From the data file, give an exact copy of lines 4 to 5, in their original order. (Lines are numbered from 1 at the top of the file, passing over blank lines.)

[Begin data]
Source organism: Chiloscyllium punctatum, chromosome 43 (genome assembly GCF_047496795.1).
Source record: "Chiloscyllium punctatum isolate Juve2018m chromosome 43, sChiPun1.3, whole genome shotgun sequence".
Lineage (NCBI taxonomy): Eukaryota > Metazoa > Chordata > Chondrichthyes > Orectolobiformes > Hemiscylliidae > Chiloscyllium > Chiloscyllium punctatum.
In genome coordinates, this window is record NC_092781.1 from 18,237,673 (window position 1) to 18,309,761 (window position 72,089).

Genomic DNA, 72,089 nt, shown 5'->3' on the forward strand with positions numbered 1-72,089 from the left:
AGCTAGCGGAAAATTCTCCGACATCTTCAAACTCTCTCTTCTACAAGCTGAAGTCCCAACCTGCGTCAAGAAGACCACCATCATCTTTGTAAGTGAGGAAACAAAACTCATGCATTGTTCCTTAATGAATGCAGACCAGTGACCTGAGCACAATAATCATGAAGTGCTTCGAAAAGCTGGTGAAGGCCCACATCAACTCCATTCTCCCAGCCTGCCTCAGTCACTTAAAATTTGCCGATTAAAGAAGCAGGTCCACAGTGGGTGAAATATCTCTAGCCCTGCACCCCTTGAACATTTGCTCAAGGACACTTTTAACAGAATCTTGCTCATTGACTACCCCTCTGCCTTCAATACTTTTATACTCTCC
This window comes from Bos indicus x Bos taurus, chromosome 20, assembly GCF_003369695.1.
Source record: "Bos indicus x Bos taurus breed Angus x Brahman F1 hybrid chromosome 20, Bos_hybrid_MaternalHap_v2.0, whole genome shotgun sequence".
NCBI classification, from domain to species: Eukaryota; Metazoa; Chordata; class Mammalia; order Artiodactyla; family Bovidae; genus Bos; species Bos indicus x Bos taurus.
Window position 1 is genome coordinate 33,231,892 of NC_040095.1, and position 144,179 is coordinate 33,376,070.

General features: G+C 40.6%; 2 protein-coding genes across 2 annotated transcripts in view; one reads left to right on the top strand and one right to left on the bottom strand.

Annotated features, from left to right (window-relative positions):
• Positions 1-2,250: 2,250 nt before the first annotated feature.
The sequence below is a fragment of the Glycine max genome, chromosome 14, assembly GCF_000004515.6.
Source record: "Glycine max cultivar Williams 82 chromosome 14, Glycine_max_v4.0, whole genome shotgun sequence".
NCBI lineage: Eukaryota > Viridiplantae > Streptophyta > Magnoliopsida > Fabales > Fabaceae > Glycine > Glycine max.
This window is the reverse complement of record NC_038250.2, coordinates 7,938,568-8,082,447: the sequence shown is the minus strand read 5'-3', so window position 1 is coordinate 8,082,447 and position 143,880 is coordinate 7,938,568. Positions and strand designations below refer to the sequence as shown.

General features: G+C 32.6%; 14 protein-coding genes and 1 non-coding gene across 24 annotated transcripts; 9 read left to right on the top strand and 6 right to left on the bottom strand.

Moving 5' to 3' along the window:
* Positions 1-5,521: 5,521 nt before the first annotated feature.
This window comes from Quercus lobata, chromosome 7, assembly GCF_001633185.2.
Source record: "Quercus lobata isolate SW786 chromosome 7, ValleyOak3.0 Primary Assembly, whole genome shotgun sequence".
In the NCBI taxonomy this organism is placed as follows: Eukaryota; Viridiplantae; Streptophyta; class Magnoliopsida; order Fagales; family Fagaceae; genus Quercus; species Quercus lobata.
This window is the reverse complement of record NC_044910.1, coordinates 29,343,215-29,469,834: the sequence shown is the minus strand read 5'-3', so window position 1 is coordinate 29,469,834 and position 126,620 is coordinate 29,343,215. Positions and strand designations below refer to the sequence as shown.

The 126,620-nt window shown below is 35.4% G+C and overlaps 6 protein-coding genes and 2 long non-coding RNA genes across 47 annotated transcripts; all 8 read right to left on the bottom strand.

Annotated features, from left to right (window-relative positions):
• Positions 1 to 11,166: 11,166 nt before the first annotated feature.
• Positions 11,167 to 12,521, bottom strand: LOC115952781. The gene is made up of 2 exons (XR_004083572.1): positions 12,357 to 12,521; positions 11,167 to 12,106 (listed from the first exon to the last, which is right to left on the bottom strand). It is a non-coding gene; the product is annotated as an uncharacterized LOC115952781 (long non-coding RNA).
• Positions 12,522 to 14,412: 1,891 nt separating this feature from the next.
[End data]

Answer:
In genome coordinates, this window is record NC_092781.1 from 18,237,673 (window position 1) to 18,309,761 (window position 72,089).

Genomic DNA, 72,089 nt, shown 5'->3' on the forward strand with positions numbered 1-72,089 from the left: